The seminar continued with two presentations based on the research project “Victims and Corporations”. Claudia Mazzucato, professor at the Università Cattolica del Sacro Cuore, presented the results of the project and reflected on the needs and rights of victims of environmental harm and corporations, illustrating with real cases of environmental harms. Her main recommendation is to increase as much as possible cooperative and participatory strategies and networks, even to the cost of demanding the impossible. According to her, the strength of the restorative approach is in that it can bring around the table ‘difficult’ actors and can create seemingly improbable and unlikely alliances and shared responsibilities. Katrien Lauwaert, who is policy coordinator at the Moderator Forum for restorative justice and mediation, made the bridge from victims’ needs to restorative responses. She based her analysis on multiple interviews and focus groups with victims of corporate violence and organisations and professionals that are in contact with them to identify the features of the cases and assessed the views of the mediators and of the organisation Moderator about the possibility of handling these types of cases in the future.
The next intervention was by Maria Lucia Cruz Correia, an artist and environmental researcher, who presented her artistic quest for restorative interventions in cases of ecocide, a quest that culminated in the participatory theatre called the Voice of Nature. For this piece, I have collaborated together with the artist, and we will continue our collaborations in the future. Her work has already been presented in Belgium and is currently travelling throughout Europe (Switzerland, Slovenia and Finland) at several art festivals.
The last presentation was by Bas van Stokkom, professor at the Radboud University, who presented on corporate behavior and responsive regulation, drawing sobering lessons for environmental restorative justice. Despite all the cautious insights that result from studying corporations critically, in his conclusion, Bas Van Stokkom urged for restorative forms of responsive regulation whenever possible and as a first option. The seminar was concluded by Ivo Aertsen, professor at the Leuven Institute of Criminology. According to him, restorative justice theory and principles can be applied to environmental harms and promising and creative practices already exist. Nevertheless, we need more advanced ‘test’ cases, accompanied by evaluation, where victims and their organisations, together with public authorities and corporations courageously explore new restorative avenues. The presentations were always followed with in-depth and lengthy discussions. We were fortunate to have with us, among others, restorative justice scholars Martin Wright (involved in Action for Bhopal) and Lode Walgrave, but also engaged and committed students and researchers from all over the world.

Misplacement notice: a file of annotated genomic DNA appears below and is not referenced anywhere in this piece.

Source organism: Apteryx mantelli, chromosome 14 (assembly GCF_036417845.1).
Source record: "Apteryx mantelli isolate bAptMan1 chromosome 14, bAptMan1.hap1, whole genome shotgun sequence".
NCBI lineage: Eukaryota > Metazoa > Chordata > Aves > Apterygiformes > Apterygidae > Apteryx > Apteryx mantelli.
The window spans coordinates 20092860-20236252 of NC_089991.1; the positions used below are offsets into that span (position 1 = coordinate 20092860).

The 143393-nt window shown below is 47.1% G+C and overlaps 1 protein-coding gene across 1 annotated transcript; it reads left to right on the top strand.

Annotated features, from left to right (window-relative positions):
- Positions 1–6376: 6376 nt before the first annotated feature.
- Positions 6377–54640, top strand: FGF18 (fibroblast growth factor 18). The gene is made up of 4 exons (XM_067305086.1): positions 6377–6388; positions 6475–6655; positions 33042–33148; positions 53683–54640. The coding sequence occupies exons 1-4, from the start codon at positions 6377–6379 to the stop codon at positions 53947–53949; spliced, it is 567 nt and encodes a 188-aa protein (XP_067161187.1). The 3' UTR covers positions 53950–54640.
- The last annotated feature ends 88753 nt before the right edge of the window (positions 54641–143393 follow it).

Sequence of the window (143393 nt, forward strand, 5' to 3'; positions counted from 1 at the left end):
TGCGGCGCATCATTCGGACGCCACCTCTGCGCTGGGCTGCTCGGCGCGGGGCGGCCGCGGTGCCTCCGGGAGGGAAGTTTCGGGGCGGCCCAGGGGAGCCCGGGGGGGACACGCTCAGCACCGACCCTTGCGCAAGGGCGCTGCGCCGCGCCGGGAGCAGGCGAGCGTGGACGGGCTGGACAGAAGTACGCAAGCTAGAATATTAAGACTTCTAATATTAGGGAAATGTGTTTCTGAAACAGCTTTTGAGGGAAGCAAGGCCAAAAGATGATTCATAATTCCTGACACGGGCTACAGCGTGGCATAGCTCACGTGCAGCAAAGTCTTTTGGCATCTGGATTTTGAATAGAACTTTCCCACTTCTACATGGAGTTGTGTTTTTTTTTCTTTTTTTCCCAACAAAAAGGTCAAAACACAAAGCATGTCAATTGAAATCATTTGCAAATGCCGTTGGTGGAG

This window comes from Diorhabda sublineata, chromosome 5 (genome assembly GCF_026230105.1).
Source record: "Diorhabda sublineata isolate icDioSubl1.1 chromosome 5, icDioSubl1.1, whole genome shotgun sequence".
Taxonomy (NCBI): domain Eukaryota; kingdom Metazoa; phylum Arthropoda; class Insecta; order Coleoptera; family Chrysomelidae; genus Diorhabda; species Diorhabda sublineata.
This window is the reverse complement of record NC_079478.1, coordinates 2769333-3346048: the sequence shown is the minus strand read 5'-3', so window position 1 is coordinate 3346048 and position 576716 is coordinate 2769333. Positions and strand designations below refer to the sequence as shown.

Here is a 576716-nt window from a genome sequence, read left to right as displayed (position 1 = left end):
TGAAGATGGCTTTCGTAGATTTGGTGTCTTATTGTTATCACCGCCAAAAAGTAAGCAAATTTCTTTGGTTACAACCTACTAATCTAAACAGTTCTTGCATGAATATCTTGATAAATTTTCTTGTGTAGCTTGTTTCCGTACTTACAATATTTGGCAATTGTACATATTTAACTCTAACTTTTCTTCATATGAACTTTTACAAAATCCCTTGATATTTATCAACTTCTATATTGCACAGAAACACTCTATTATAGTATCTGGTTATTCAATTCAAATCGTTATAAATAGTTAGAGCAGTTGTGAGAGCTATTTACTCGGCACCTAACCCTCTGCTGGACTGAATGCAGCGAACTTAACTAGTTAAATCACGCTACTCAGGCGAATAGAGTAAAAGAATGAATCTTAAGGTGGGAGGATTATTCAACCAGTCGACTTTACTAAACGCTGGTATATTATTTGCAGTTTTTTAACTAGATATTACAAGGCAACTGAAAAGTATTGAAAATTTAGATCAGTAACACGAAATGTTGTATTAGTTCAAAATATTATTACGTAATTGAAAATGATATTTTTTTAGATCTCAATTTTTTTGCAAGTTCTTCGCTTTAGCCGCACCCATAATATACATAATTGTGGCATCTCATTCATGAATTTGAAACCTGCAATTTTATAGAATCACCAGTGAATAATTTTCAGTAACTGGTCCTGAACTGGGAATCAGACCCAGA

The seminar aimed at creating a path for future research, commitments and engagements and has already led to a few additional initiatives. First of all, a network has been created, where not only the participants but also other interested researchers and practitioners have joined forces. The network is maintained and updated by me and Ivo Aertsen. The EFRJ has also taken a few concrete steps. One is a booklet which will be launched for the #RJWeek 2019. This will be a collection of ideas, projects, and testimonies on restorative environmental justice and will be coordinated by me and Emanuela Biffi. Videos of the presentations and discussion in the seminar will soon be posted on the vimeo site of the EFRJ. The EFRJ will also launch a Working Group on the topic in 2020. Further, I plan to coordinate and edit a special issue for the International Journal of Restorative Justice by the end of 2020 and edit a book collection on the topic. The network will collaborate in the future to organise other events and launch common (action) research projects. If you are interested in the topic, get in touch and become part of our network (or any of the other initiatives). As John Braithwaite said: our planet needs all the restorative power there is!